• Acquire a working knowledge of how to develop and properly package the essential components of a complete MedEdPORTAL teaching module for publication through this unique open education resource.
  • Review the key elements of the commonly accepted principles of educational scholarship and identify how incorporating this criteria strengthens the scholarly value of a MedEdPORTAL submission.
  • Generate usage data as a means of demonstrating the scholarly impact of a MedEdPORTAL publication.

Presenter

photo of michael saleh

Michael Saleh
Sr. Project Manager, MedEdPORTAL, Academic Affairs, AAMC


Would you like to:
1. engage your students in a more effective learning format?
2. learn quick and effective teaching methods to use when time is limited?
3. integrate clinical teaching and patient care that are favorable to both patients and learners?

Clinical Teaching Panel: Strategies to Reenergize and Focus Your Clinical Teaching!

Thursday, August 19, 2010
12:15 p.m. - 2:15 p.m.
120 White Hall (McGee Auditorium)

Description

This Clinical Teaching panel will be moderated by Dean X. Parmelee, M.D., and will be divided into three 30-minute sessions as follows:

  1. Beyond PowerPoint: Formatting an Effective Adult Teaching Session, by Dr. Karen Kirkham
    A systematic approach to setting the right learning environment and choosing an effective teaching format.
  2. Teaching When Time Is Limited: High Yield Methods for Teaching on a Busy Service, by Dr. Corey Heitz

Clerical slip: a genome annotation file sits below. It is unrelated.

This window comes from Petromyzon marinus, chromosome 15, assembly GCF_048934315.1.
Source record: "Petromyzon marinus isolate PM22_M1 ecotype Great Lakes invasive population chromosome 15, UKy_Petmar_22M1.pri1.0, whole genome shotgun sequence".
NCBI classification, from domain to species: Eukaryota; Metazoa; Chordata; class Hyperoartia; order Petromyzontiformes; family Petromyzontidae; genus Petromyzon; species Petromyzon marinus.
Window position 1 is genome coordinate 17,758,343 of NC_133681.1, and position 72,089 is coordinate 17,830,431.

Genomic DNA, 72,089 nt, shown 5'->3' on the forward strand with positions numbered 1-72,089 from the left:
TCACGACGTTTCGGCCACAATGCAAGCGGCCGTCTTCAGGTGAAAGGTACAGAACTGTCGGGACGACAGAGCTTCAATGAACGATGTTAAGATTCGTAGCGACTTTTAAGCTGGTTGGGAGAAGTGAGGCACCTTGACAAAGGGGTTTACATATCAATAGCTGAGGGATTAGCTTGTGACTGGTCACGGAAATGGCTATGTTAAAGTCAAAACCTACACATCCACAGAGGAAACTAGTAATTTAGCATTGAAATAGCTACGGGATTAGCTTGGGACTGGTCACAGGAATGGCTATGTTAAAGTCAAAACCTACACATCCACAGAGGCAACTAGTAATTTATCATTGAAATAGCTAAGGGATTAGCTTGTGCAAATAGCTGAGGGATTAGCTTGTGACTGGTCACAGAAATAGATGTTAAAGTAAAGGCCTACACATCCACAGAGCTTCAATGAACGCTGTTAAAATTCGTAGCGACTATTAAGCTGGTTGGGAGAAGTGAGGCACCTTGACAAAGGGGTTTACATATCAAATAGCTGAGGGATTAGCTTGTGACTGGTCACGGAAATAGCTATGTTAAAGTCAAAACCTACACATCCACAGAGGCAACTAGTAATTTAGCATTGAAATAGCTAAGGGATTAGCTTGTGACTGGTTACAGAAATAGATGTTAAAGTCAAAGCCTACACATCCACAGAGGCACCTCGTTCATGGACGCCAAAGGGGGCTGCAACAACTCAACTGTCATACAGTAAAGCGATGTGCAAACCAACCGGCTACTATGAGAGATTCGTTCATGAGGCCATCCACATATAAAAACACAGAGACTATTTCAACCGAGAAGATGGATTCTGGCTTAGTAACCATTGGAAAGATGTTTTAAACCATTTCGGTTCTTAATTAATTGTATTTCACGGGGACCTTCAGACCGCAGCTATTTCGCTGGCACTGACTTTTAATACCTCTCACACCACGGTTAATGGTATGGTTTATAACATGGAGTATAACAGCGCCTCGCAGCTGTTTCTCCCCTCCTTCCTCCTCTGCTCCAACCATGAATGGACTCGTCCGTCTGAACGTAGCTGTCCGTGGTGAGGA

Simple, effective teaching strategies for use during those busy days when there is not time for a traditional sit-down discussion.
  3. Patient Witnessed Precepting: How to Teach and Still Spend Time with Your Patients, by Dr. Anne Proulx
    Integrating clinical teaching and patient care using the One Minute Precepting Microskills set and the Patient Witnessed Precepting technique.

Objectives

Participants will be able to:

  • Format an effective adult clinical teaching session using a systematic approach.
  • Utilize several rapid teaching styles during their clinical experiences with students and residents.
  • Implement the One Minute Precepting Microskills set and the Patient Witnessed Precepting technique into their clinical office practice.

Presenters

photo of corey Heitz

Corey Heitz, M.D.
Assistant Professor
Clerkship Director
Emergency Medicine

photo of karen Kirkham

Karen Kirkham, M.D.
Assistant Professor
Clerkship Director
Internal Medicine

photo of anne Proulx

Anne Proulx, D.O., F.A.A.F.P.
Assistant Professor
Residency Program Director
Family Medicine